This Instructable helps you reduce the effects of soft motion blur you get because of camera shake. This is an experimental method developed by me, so please try out and leave comments, preferably with images.

As is evident from the quality of the photograph I hereby present, I am not a Pro. Heck. I don't even come close to my 5th grade cousin.

But I am OK with my favourite photo editor GIMP. So I tried developing a technique similar to the Unsharp Mask filter. All out of trial and error, so I don't guaranty anything. I have noticed it only reduces soft motion blur. So take a backup of the images you try this on. You have been warned.

( I found that the steps apply much better to the following images :







So here goes nothing.

Select your camera shake affected photograph and move on to the next step.

Step 1: Measure the blur.

Find a suitable item/part of your image where you can 'Measure' your motion blur. That is, the angle and length. For the uninitiated, GIMP has a Measure tool. Find it. It usually looks like a divider/compass from the geometry box.
I've found that adjusting the red and cyan (blue and green composite) channels separately with opposite motion blur angles renders a better image, much like a reverse anaglyph. You can do this in GIMP by going to the channels dialog, right-click the red channel, then click "Channel to Selection". Copy the selection and paste as a new layer. Duplicate it and add motion blur with an angle of -90 (270) to 90 degrees (right semi-circle), depending on the angle of incidence. Do the same thing as you would with the Grain modes. Now do the same with the Cyan channel. Select the red channel and invert it. Copy and paste as a new layer, then duplicate. This time, when you add motion blur, set the angle opposite of the red channel 90 to 270 degrees (left semi-circle). I suspect this won't matter so much with a vertically blurred image.
<p>That means your lens is not good (or you are abusing the zoom), and what you are seeing is &quot;Chromatic Abberration&quot; . Are you clicking an object in the shadow with the background being bighter sky?</p>
<p>Hi Kamathin</p><p>I'd be grateful for any practical suggestion you may have for how I could improve a particular image (described below).</p><p>The image is a TIFF file (1053 x 1373 pixels) that was produced (several years ago by a relative, not by me) by scanning a very old photograph. The defect that I would like to eliminate is that the image actually comprises two distinct identical images, which are displaced diagonally by about 5 pixels (as measured by me using the GIMP measurement tool). </p><p>To me, the two images do not appear to result from continuous motion of the photographic apparatus (whether the camera or the enlarger). My guess is that the two images resulted from jolting of the photographic enlarger during the exposure of the print.</p><p>I have GIMP in Ubuntu on my computer. Nevertheless, I am not familiar with advanced photo editing software like GIMP or Photoshop. I have done some playing around with Photoshop when I had a Windows machine. However, I can follow specific instructions (though not instructions that skip steps, or assume familiarity with photo editing software and jargon, etc).</p><p>Thank you.</p>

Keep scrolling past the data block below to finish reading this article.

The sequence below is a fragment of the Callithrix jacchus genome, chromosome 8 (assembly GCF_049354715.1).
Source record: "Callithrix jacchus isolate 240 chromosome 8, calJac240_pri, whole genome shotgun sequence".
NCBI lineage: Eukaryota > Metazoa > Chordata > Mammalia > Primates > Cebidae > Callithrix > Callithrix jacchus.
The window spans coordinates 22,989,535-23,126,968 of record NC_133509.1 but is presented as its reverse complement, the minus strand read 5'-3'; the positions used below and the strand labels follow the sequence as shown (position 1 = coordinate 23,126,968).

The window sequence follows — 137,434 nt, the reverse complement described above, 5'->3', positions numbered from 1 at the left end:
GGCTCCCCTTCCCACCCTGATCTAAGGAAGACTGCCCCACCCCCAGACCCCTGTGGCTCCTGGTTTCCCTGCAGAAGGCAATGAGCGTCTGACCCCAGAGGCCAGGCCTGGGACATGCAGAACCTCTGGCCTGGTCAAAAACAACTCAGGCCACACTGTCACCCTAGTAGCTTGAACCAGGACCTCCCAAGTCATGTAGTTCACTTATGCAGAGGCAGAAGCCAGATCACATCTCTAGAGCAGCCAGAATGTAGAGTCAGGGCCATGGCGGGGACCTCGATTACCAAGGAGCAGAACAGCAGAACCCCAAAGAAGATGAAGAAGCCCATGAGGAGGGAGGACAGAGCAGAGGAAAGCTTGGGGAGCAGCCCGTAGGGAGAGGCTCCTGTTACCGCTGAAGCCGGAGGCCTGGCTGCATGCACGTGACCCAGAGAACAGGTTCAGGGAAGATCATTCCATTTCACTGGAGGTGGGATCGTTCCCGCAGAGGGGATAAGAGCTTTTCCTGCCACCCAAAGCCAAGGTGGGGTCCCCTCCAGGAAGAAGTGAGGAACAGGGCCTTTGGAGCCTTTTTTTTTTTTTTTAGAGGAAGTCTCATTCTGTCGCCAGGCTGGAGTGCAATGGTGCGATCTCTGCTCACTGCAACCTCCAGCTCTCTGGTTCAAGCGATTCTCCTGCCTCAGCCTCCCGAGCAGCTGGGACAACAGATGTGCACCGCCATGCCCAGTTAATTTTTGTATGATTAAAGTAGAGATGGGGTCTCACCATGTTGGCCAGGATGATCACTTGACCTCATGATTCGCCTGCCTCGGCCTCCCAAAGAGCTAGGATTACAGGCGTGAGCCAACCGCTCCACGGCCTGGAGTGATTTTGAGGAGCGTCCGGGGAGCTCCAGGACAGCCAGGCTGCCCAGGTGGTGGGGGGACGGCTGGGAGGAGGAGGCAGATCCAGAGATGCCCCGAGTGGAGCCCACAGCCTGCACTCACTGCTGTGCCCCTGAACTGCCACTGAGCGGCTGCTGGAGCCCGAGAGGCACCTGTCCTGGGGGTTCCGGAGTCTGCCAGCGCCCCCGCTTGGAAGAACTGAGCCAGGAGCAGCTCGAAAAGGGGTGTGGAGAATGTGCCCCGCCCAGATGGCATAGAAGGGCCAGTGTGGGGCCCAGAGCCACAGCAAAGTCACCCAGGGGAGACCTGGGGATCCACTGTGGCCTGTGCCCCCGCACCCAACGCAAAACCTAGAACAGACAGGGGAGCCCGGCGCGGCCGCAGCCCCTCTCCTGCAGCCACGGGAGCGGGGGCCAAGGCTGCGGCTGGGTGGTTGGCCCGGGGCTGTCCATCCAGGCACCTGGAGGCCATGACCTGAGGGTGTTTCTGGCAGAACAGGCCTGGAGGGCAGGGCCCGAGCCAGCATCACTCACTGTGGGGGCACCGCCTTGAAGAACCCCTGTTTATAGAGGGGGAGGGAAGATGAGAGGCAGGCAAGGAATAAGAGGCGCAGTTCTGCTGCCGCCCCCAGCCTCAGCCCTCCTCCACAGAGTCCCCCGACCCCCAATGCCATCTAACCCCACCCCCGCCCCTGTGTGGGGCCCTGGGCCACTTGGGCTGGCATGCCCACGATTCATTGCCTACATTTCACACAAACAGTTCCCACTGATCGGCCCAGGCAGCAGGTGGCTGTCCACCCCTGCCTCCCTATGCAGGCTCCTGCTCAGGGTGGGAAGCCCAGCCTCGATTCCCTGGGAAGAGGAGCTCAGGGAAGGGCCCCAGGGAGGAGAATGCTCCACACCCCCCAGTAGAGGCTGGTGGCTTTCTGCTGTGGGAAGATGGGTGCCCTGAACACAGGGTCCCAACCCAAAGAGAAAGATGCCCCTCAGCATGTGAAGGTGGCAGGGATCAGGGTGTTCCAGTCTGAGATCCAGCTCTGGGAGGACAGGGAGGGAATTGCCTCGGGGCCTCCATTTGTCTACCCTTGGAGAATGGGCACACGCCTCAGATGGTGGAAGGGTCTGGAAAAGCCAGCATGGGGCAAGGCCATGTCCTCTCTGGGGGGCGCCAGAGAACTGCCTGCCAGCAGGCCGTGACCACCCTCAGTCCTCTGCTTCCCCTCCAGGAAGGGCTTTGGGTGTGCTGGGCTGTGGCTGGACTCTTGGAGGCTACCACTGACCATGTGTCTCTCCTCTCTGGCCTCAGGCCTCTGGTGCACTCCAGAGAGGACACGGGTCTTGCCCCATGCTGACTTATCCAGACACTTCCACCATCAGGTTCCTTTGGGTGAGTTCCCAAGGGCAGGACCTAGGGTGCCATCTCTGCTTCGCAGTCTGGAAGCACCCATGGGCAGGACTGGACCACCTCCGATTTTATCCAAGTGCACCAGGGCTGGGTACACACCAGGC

this is awsome! i've only tried it out on one image and i think i got the angle a little off but the is some reduction still. however the color did wierd things. i will have to play with it some more!
<p>Thanks :)</p>
<p>Your tutorial was really very successful for me... I just tweaked it a bit by duplicating the final layer (this gives for me a better result but with some visible artifacts... but this was not a concern for me).</p>
<p>Great to see the instructable put to real world use , and see the results :) The &quot;artifacts&quot; that you mention must be that you get &quot;double vision&quot; one at the beginning of the shake and one at the end. I have noticed this right from the time I posted on many images. I have tried various tricks to eliminate it with little success. The easiest were bright objects on black backgrounds. But this is unfortunately not such a photograph. </p>

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